Nakano still determined to achieve more on the ice
At 22, Skate Canada silver medalist still fighting
|Yukari Nakano finished second at Skate Canada in Quebec City in early November. (Getty Images)|
The second-place finisher at Skate Canada in October, the 22-year-old Nakano is searching for that little bit extra that will vault her to the next level.
"Technically speaking, I have to work on my presentation skills," the Aichi Prefecture native said during a recent interview. "Mentally, I need more confidence. When I go into a competition, I want to have more confidence. I think that will bring me to the next level."
Fans and media who have seen Nakano skate in person surely don't think she is lacking confidence. To the contrary, she seems to be the definition of the word.
"Everybody says the same thing," she notes. "My personality is inward. I don't have a confident personality, inside. There is a battle within for me."
Nakano, who has finished fifth at the last two world championships, has established definitive goals for the current season.
"I want to go to the world championships. I want to succeed with the triple/triple combination (Salchow/loop). Also, I want to land the triple Axel, which I have not since last season.
"I want to make it to the national championships and the Grand Prix Final -- this is the minimum of what I must achieve this season."
Nakano, currently the sixth-ranked female skater in the world, acknowledges that she must constantly battle for exposure in Japan, as the media and sponsors tend to focus on her younger rivals, such as 2007 Skate Canada and Trophee Eric Bompard gold medalist Mao Asada and 2007 world champion Miki Ando.
"The younger generation of skaters is coming up.... In this country [even at only 22] I am in the older generation of skaters."
Nakano, the 2005 NHK Trophy champion, has said in the past that "pressure, not the others skaters, was her biggest rival." She maintains that this is still the case but qualifies her opinion.
"I still feel that pressure is the biggest rival -- not the other skaters. I don't see individual skaters as my competition, but rather the whole field. Of course there is pressure, and I feel it. I have to believe in myself and what I have done in practice."
Nakano says she relies on konjo, which means "inner spirit," to deal with pressure.
Currently majoring in Human Science (which she likens to Educational Psychology) at Tokyo's Waseda University, Nakano keeps a busy schedule with her studies and skating. To make life easier, she lives close by the rink she uses to train.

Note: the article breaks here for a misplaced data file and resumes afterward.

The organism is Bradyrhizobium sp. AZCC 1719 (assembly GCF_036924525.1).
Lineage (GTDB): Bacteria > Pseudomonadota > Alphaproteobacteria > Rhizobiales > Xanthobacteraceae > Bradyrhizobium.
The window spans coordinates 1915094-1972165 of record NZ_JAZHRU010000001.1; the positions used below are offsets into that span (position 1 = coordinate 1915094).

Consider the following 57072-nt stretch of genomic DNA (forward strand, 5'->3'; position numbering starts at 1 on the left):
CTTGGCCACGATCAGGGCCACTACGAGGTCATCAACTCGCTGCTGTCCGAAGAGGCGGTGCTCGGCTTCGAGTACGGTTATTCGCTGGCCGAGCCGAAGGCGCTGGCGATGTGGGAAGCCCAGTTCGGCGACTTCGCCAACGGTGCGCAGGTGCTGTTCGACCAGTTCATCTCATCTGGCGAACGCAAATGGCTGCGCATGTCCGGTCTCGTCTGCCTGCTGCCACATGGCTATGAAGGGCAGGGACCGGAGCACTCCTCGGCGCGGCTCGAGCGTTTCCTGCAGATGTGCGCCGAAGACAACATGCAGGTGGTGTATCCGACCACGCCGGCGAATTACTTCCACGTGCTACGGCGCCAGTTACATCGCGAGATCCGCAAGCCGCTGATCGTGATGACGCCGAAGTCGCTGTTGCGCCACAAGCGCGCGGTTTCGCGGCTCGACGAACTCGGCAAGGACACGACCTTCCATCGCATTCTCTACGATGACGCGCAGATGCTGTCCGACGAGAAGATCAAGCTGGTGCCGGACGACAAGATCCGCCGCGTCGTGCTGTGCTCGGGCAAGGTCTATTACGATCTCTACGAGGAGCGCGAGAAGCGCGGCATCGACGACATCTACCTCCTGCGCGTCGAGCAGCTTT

The runner-up at last season's Cup of China, Nakano is known for her signature "donut" spin. She says it is patterned after 1994 Olympic gold medalist Oksana Baiul.
"All of the other skaters have told me that spins are one of my trademarks, and I am very agile at them. It has only been in the past couple of years that my coach [Nobuo Sato] has told me that I am improving. I have practiced a great deal on all of my spins, not just the donut."
The donut spin is not the only thing Nakano is renowned for. She also has a flair for provocative outfits. Last season's stunner was a sleek, black number that resembled a body suit.
"I have most of my outfits made by a company that does them for the Russian ballet. They are intentionally attention-grabbing," she notes.
Nakano says her mother also designs some of her skating wardrobe.
"She told me, 'The first impression is very important when you go on the ice.' "
When asked, it wasn't hard for Nakano to identify what she enjoys most about skating.
"The response from the audience when I finish my performance is the pinnacle for me. That is what I enjoy the most. That is one of the characteristics of skating. In other sports, it is rare for one individual to be receiving such adulation from the audience."
Many elite skaters find practice and travel can be tiresome, but the toughest part of the sport for Nakano lies elsewhere.
"This might surprise you, but I have been causing trouble for my parents. Financially, and because I am the baby [youngest of three children], they have been looking after me for a long time."
Though she gets support from her family, Nakano doesn't have a sponsor or agent. This presents her with significant challenges.
"I am in the process of trying to find a sponsor. It is not that simple to do. There seems to be a trend [for companies] to go after the younger generation of skaters."
What Nakano may lack in financial backing, she more than makes up for in energy and enthusiasm on the ice. Now if she can just make the final step to world or Grand Prix Final champion, everything should fall into place for her.